The Mowry shale consists of two sections, an upper and a lower section. The lower part is about 160 to 400 ft of soft fissile clay-rich shale similar to the Thermopolis Shale. The upper part is about 240 to 400 ft of hard brittle siliceous shale. The upper part of the Mowry Shale was deposited in marine environments ranging from prodelta deposits along the western margin of the seaway to fine-grained deposits that accumulated in an oxygen-starved offshore marine basin. [7] The combined thickness for the lower and upper parts of the Mowry range from about 400 ft in the southeastern part of the basin to more than 800 ft near the Beartooth uplift. The next to form was the frontier formation. The Frontier Formation consists of sandstone, siltstone, shale, and bentonite that accumulated in a marine or marginal marine setting. In the western and northwestern parts of the basin, the Frontier also includes some nonmarine strata including minor amounts of carbonaceous shale and coal. [8] The Cody Shale in the Bighorn Basin consists of marine shale, sandstone, and siltstone deposited during a major marine transgressive-regressive cycle that extended from Coniacian to Campanian (Late Cretaceous) time. The Cody ranges in thickness from about 1,700 ft in the northern part of the basin to nearly 3,800 ft in the southeastern part of the basin. [9] The Mesaverde Formation consists of basal regressive marginal marine sandstone, overlain by interbedded nonmarine sandstone, siltstone, shale, carbonaceous shale, and coal deposited in coastal plain and marginal marine environments as the western shoreline of the Cretaceous sea retreated eastward across the Bighorn Basin. The Mesaverde is Campanian (Late Cretaceous) in age and can be subdivided into a lower member, a middle or main part, and the Teapot Sandstone Member.[10]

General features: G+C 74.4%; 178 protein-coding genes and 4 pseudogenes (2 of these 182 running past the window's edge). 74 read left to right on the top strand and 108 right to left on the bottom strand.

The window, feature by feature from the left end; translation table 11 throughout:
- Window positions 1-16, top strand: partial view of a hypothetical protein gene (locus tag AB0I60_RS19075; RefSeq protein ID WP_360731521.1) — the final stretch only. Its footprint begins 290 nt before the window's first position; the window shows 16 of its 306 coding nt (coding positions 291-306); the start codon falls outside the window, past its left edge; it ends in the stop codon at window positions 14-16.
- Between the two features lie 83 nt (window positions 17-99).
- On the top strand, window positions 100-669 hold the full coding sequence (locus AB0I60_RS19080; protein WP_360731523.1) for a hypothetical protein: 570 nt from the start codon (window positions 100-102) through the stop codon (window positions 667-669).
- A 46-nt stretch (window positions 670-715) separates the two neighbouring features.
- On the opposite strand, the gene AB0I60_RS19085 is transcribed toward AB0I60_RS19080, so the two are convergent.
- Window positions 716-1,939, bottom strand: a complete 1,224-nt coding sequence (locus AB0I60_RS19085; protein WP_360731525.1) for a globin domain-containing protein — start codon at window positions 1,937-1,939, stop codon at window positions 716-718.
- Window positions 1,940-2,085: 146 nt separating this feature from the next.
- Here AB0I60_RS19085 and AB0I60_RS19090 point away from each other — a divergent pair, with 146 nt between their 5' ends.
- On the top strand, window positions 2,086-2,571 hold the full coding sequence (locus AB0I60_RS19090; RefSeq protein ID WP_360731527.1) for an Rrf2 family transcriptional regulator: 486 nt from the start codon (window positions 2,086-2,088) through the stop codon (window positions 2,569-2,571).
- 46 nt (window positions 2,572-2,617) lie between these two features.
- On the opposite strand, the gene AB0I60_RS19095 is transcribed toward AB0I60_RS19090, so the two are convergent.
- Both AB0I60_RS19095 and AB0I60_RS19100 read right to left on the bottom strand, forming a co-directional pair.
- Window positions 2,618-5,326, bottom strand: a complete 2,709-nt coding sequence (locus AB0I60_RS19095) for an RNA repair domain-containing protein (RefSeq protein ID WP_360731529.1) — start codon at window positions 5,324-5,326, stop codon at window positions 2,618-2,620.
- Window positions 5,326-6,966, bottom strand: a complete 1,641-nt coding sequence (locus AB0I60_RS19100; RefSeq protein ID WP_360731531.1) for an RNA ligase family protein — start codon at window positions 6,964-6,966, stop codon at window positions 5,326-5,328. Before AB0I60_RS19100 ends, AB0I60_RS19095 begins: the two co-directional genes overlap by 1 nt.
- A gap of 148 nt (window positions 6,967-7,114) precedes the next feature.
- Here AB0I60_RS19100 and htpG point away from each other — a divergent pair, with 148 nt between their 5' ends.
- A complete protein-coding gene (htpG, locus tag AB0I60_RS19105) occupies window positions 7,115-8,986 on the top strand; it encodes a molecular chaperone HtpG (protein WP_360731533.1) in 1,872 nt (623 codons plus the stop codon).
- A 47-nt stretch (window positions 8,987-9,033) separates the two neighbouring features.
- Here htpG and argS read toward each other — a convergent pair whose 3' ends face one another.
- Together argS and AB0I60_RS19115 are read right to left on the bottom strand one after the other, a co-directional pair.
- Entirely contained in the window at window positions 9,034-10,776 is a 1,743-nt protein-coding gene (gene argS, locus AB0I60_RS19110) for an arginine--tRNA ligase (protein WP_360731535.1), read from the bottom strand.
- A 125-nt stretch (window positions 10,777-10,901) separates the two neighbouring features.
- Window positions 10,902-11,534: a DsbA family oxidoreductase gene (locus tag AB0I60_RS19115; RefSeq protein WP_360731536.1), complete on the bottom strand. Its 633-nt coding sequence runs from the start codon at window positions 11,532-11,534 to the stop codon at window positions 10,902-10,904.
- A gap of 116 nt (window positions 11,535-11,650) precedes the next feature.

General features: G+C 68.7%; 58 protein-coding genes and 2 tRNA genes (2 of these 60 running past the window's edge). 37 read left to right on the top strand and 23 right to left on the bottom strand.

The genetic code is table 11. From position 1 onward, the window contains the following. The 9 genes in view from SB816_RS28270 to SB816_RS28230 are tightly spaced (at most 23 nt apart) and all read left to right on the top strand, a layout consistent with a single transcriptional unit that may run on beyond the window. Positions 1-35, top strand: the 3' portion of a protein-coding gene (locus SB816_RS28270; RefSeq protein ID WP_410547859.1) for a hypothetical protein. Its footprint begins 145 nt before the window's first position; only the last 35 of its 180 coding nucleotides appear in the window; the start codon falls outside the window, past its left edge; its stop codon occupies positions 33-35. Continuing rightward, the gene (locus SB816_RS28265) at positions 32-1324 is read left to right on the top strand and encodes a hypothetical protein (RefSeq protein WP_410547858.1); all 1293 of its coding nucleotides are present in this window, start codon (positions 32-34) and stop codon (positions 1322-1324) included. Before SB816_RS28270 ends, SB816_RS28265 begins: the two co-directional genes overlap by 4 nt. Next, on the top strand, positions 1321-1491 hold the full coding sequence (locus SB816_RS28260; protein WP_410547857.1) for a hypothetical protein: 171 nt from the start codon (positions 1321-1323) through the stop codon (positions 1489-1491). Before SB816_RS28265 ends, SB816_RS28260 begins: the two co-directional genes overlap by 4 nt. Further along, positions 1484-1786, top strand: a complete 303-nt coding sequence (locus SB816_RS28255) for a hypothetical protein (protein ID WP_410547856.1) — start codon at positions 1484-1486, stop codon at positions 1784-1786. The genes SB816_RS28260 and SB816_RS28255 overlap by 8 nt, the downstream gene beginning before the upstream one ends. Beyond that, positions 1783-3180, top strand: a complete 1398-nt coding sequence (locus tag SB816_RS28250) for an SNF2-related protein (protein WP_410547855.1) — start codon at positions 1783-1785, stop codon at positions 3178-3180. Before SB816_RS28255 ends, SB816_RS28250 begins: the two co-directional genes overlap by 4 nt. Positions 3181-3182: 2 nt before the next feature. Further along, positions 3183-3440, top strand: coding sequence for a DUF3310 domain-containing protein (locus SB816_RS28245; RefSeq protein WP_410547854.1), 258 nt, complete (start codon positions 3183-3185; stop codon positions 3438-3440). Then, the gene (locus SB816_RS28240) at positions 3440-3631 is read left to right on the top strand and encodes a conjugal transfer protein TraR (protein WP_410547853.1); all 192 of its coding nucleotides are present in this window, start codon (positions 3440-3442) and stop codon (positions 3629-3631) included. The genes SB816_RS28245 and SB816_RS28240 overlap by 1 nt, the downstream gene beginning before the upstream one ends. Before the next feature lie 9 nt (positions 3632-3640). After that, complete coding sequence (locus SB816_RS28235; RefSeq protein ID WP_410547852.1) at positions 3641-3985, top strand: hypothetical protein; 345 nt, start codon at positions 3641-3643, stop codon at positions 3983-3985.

Paleocene Rocks

The Fort Union Formation, referred to as the Polecat Bench Formation, is comprised of sandstone, siltstone, conglomeratic sandstone, conglomerate, carbonaceous shale, and coal . The conglomerates accumulated mainly as alluvial fans along the northwestern margin of the basin, and as a braidplain system that flowed northeast into the basin from surrounding highlands in the southwestern part of the basin. The sandstones are very fine to coarse-grained and represent a variety of fluvial deposits, whereas the finer grained and carbonaceous deposits represent lacustrine and swamp deposits. [11] The Fort Union is generally less than 1,000 ft thick around the margins of the basin, thinning locally to about 300 ft in the north, and thickening to more than 7,500 feet in the structurally deepest central part of the basin.

Depositional Environment